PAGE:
One theory behind the government’s decision to skip providing vaccine to older people is that we built up such an immunity in earlier flu bouts, we’ll never get it. But swine flu is not the problem here. The scare over swine flu has led to an all out demand for flu shots—any kind of flu shot. As a result we are heading into another crisis as the New York Times reported Monday:
Federal health officials are trying to shift supplies of the seasonal flu vaccine away from chain pharmacies and supermarkets to nursing homes, hoping to counter a shortage that threatens to cause a wave of deaths this winter among the nation’s most vulnerable population. The extent of the shortage is still unclear, but Janice Zalen, director of special programs for the American Health Care Association, which represents 11,000 nursing homes and assisted-living facilities, called it “a very big problem.”
Ms. Zalen said that of 1,000 nursing home managers who responded to a survey of the association’s 11,000 members, 800 reported they could not get enough vaccine.
Dr. Carol Friedman, head of adult immunization at the Centers for Disease Control and Prevention, said she did not have a figure for the size of the shortage, but added, “It’s a problem, and it’s all over the country.”
And the reason for the shortage—as in the past—lies with the flu vaccine manufacturers,whose operations, the government just can’t seem to regulate:
A nationwide shortage of the seasonal flu vaccine has been reported for several weeks, but nursing homes and their suppliers have grown more alarmed in recent days. Of the 36,000 Americans who die of seasonal flu in the average year, more than 90 percent are 65 or older, and nursing home outbreaks are particularly deadly. By contrast, the swine flu epidemic has been most deadly among younger people.....
The five companies licensed to make flu shots for the United States originally planned to make only slightly more than the 118 million they made in 2008. Then, production problems caused GlaxoSmithKline to cut its run by half; Novartis’s shrank by 10 percent. Then all five companies had to switch over early to making swine flu vaccine.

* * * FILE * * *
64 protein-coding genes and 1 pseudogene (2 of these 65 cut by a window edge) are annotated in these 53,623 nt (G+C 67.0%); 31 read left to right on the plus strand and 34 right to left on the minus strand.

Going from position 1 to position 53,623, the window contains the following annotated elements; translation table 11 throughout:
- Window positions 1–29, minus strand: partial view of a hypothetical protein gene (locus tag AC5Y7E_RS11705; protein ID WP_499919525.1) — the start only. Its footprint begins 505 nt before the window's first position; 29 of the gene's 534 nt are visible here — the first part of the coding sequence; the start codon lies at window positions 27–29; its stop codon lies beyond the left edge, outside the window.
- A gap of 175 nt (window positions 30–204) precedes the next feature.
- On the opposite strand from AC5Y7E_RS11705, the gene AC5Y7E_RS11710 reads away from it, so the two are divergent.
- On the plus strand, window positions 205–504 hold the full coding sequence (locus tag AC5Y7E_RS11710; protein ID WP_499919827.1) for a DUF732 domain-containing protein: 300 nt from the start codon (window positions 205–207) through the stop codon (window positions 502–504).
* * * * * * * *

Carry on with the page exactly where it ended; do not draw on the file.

The vaccine program is yet another clear example of Washington’s irresponsible, reckless, approach to the nation’s public health. Put bluntly, serious regulation does not exist. In part, that is because the medical profession which long has dominated the US Public Health Service, has never believed in regulation, instead choosing to nudge—not force—state health officials and industry into taking action.
It’s just not the way docs do business, forcing one another to act.Instead they confer, talk about it over dinner or on the golf course. The very thought of one doc telling another what to do is just, well, unprofessional, uncivilized. Everything is voluntary. That’s the history of our lousy national health system. And today application of forceful regulation is an underlying current running through the entire health reform debate.
Born in 1936, James Ridgeway has been reporting on politics for more than 45 years. He is currently Senior Washington Correspondent for Mother Jones, and recently wrote a blog on the 2008 presidential election for the Guardian online. He previously served as Washington Correspondent for the Village Voice; wrote for Ramparts and The New Republic; and founded and edited two independent newsletters, Hard Times and The Elements.
Ridgeway is the author of 16 books, including The Five Unanswered Questions About 9/11, It’s All for Sale: The Control of Global Resources, and Blood in the Face: The Ku Klux Klan, Aryan Nations, Nazi Skinheads, and the Rise of a New White Culture. He co-directed a companion film to Blood in the Face and a second documentary film, Feed, and has co-produced web videos for GuardianFilms.
Additional information and samples of James Ridgeway’s work can be found on his web site, http://jamesridgeway.net.
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